Litter from Edmonton homeless encampments an ongoing issue, say residents, city staff

Homeless Encampment
WATCH ABOVE: With the snow mostly melted in Edmonton, the issue of litter and debris from homeless encampments has come up again. Albert Delitala has more.

Now that the snow has largely melted in Edmonton, litter and other debris are becoming more visible across the city. Some of the mess is not only an eyesore but part of a bigger problem.

Andrew Croy walks his dog in Edmonton’s Tiger Goldstick Park several times a week. He says a homeless encampment previously took up a forested corner of the park until the people living there got evicted last fall.

“When I first noticed the camp, I thought, ‘It’s just a couple of tents.’ But then it just started getting worse and worse,” Croy said.

READ MORE: A glimpse into Edmonton’s river valley homeless

Since the snow has melted, mounds of abandoned items have become more visible.

Croy said he has asked the city several times to clean it up.

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“I would clean it up myself, but it’s putting myself at risk, too, because I don’t know what entirely is in here,” he said.

READ MORE: 180K pounds of garbage removed from 950 Edmonton homeless camps

Officials said there are encampments in almost every area of Edmonton and that the city has cleaned up 2,800 of them since last year.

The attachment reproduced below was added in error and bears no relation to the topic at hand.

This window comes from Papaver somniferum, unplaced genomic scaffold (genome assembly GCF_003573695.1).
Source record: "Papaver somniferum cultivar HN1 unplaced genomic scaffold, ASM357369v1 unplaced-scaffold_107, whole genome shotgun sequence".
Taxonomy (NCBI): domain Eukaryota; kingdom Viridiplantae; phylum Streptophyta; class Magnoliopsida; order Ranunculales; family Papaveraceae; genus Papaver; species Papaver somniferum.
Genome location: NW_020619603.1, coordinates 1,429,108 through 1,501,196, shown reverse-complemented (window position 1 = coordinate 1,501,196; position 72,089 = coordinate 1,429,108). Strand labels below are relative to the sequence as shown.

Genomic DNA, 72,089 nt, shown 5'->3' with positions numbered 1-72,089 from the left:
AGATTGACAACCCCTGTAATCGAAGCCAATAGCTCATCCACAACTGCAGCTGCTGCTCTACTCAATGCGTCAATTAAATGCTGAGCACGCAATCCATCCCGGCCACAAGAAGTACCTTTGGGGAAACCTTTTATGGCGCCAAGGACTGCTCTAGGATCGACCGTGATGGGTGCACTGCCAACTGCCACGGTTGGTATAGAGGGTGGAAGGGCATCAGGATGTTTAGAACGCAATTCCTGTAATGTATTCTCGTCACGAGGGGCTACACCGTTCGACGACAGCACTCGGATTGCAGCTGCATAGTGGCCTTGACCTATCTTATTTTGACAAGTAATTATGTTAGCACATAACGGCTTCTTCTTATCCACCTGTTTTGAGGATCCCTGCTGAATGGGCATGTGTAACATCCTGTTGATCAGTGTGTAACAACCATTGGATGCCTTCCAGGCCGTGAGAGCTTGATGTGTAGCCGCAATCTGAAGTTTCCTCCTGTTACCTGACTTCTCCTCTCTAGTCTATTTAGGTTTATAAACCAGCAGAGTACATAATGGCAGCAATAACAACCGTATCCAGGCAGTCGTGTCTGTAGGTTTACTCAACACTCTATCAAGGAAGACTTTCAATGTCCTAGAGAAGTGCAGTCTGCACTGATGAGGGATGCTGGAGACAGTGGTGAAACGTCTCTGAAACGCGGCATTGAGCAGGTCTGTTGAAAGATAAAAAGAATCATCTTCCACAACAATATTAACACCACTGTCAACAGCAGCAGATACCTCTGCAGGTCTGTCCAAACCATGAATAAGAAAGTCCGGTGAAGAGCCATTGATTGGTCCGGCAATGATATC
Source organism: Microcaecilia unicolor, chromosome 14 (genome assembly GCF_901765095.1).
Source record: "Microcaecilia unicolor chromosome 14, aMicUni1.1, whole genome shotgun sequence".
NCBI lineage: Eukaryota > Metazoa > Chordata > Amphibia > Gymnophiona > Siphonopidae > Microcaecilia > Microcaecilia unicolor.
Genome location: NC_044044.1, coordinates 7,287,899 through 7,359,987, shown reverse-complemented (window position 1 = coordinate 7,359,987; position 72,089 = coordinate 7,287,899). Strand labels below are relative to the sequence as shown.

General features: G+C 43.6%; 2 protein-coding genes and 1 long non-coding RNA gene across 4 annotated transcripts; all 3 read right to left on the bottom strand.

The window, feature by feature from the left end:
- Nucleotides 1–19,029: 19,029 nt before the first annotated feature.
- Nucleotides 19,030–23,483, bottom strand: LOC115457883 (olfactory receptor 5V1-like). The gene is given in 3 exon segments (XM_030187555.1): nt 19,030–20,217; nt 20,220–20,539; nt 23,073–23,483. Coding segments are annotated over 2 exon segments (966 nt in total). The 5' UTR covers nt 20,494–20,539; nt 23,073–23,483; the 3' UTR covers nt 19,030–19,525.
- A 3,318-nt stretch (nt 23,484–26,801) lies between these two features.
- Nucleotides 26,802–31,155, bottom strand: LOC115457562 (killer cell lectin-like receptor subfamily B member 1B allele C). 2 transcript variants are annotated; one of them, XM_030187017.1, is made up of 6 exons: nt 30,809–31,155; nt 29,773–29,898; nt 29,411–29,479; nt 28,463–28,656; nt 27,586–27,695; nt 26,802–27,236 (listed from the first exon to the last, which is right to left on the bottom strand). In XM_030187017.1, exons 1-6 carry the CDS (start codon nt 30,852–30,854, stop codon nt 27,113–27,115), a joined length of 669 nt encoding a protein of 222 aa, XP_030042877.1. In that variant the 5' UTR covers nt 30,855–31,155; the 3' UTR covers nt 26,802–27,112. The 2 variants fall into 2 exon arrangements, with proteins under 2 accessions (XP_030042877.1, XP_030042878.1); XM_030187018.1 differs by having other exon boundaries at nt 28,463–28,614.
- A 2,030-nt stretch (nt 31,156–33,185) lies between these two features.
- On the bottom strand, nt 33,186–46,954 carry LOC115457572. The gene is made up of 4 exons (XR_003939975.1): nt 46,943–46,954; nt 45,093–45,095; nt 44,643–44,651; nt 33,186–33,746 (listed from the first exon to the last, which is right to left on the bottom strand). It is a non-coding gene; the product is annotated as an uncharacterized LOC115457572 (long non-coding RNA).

“Some camps are very small and can be taken care of within half an hour, an hour,” City of Edmonton natural operations supervisor Darren Grove said.

“Other camps, we need to bring in additional resources, and sometimes they even have dumpsters on site, and it takes some machinery to haul materials off site.”

READ MORE: Updated plan sets sights on ending chronic homelessness in Edmonton by 2022

A camp in Riverdale also popped up last fall, according to staff at a neighbouring apartment building.

As the snow continues to melt away, Croy plans to continue his walks in Tiger Goldstick Park while he waits for crews to clean up the mess.

The city said residents concerned about an encampment should call 311.

—With files from Albert Delitala

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